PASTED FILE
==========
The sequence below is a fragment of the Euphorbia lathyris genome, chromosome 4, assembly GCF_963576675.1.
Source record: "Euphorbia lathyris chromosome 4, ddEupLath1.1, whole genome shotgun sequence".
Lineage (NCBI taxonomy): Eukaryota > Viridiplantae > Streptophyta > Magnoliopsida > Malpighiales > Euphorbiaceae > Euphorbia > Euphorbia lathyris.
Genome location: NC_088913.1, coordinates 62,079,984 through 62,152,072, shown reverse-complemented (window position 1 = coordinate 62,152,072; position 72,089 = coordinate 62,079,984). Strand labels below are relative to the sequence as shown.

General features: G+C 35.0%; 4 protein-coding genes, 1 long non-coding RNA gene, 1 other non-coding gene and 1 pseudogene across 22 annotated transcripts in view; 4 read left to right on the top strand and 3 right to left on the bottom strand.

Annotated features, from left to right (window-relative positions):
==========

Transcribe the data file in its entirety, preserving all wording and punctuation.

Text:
The sequence below is a fragment of the Euphorbia lathyris genome, chromosome 4, assembly GCF_963576675.1.
Source record: "Euphorbia lathyris chromosome 4, ddEupLath1.1, whole genome shotgun sequence".
Lineage (NCBI taxonomy): Eukaryota > Viridiplantae > Streptophyta > Magnoliopsida > Malpighiales > Euphorbiaceae > Euphorbia > Euphorbia lathyris.
Genome location: NC_088913.1, coordinates 62,079,984 through 62,152,072, shown reverse-complemented (window position 1 = coordinate 62,152,072; position 72,089 = coordinate 62,079,984). Strand labels below are relative to the sequence as shown.

General features: G+C 35.0%; 4 protein-coding genes, 1 long non-coding RNA gene, 1 other non-coding gene and 1 pseudogene across 22 annotated transcripts in view; 4 read left to right on the top strand and 3 right to left on the bottom strand.

Annotated features, from left to right (window-relative positions):